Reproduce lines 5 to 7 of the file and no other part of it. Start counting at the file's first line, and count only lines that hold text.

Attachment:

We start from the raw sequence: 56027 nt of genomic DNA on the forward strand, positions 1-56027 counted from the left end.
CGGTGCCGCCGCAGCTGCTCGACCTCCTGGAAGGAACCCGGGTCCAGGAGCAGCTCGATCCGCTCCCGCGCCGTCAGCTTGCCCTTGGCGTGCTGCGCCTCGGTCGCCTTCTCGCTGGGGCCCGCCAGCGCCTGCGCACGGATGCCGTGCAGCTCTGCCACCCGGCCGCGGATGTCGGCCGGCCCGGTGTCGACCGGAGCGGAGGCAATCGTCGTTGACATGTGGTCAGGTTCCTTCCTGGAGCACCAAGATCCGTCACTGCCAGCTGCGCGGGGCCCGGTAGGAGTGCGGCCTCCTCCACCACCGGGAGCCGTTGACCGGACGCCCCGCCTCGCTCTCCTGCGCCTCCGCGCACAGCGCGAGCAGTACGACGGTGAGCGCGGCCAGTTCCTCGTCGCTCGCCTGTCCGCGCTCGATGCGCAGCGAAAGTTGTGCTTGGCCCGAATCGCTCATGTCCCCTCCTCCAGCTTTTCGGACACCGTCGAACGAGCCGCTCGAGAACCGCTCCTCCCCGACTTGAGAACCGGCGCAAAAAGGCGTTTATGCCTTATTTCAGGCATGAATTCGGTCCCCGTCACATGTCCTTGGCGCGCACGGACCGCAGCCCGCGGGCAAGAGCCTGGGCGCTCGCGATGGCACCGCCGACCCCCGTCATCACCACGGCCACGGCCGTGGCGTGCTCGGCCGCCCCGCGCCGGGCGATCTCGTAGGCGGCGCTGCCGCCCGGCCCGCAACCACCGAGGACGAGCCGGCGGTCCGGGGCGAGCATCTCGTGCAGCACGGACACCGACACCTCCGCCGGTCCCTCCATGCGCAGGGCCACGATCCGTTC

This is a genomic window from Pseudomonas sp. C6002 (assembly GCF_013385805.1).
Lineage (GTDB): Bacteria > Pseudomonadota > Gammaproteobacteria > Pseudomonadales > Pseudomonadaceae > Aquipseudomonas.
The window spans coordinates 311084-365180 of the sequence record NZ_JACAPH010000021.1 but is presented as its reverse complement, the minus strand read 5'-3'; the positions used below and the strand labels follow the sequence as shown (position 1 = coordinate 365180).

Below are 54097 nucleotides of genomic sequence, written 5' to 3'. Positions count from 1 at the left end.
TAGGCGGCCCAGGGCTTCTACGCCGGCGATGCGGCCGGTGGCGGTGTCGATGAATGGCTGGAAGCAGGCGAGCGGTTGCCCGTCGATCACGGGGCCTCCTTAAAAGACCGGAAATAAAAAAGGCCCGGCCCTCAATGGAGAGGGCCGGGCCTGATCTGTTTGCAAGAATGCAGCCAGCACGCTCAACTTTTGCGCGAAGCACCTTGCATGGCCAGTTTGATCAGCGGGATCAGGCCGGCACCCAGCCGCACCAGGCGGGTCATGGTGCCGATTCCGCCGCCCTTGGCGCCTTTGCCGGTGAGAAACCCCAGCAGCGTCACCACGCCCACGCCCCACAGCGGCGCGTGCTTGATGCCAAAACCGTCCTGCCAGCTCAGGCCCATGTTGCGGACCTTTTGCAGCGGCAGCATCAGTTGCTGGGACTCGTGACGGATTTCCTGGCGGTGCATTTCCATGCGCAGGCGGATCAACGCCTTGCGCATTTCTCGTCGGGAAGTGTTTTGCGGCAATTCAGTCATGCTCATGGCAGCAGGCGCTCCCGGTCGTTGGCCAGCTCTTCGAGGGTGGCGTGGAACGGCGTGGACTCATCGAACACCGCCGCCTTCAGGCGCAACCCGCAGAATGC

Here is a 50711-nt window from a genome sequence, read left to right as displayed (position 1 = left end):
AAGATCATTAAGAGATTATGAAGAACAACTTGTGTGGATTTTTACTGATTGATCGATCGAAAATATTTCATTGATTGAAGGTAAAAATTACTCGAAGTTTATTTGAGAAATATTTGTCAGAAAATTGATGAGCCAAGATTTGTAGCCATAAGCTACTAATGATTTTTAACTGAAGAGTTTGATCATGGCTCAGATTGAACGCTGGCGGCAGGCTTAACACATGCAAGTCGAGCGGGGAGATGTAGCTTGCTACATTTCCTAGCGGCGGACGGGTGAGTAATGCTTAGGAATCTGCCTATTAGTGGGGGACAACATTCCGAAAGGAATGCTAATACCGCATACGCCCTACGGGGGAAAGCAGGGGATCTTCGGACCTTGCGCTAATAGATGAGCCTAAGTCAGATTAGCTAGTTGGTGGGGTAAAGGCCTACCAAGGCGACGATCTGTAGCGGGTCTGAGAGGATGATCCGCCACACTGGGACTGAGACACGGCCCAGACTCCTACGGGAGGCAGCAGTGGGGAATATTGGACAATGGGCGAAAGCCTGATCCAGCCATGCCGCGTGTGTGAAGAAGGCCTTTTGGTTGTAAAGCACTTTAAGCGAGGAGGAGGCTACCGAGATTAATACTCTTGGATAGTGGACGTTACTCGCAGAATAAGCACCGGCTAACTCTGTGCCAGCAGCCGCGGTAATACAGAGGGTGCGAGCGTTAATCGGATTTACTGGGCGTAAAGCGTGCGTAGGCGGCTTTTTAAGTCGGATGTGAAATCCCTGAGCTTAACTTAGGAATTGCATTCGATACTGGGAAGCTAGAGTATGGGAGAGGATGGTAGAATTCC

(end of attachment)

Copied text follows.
The window spans coordinates 311084-365180 of the sequence record NZ_JACAPH010000021.1 but is presented as its reverse complement, the minus strand read 5'-3'; the positions used below and the strand labels follow the sequence as shown (position 1 = coordinate 365180).

Below are 54097 nucleotides of genomic sequence, written 5' to 3'. Positions count from 1 at the left end.
TAGGCGGCCCAGGGCTTCTACGCCGGCGATGCGGCCGGTGGCGGTGTCGATGAATGGCTGGAAGCAGGCGAGCGGTTGCCCGTCGATCACGGGGCCTCCTTAAAAGACCGGAAATAAAAAAGGCCCGGCCCTCAATGGAGAGGGCCGGGCCTGATCTGTTTGCAAGAATGCAGCCAGCACGCTCAACTTTTGCGCGAAGCACCTTGCATGGCCAGTTTGATCAGCGGGATCAGGCCGGCACCCAGCCGCACCAGGCGGGTCATGGTGCCGATTCCGCCGCCCTTGGCGCCTTTGCCGGTGAGAAACCCCAGCAGCGTCACCACGCCCACGCCCCACAGCGGCGCGTGCTTGATGCCAAAACCGTCCTGCCAGCTCAGGCCCATGTTGCGGACCTTTTGCAGCGGCAGCATCAGTTGCTGGGACTCGTGACGGATTTCCTGGCGGTGCATTTCCATGCGCAGGCGGATCAACGCCTTGCGCATTTCTCGTCGGGAAGTGTTTTGCGGCAATTCAGTCATGCTCATGGCAGCAGGCGCTCCCGGTCGTTGGCCAGCTCTTCGAGGGTGGCGTGGAACGGCGTGGACTCATCGAACACCGCCGCCTTCAGGCGCAACCCGCAGAATGC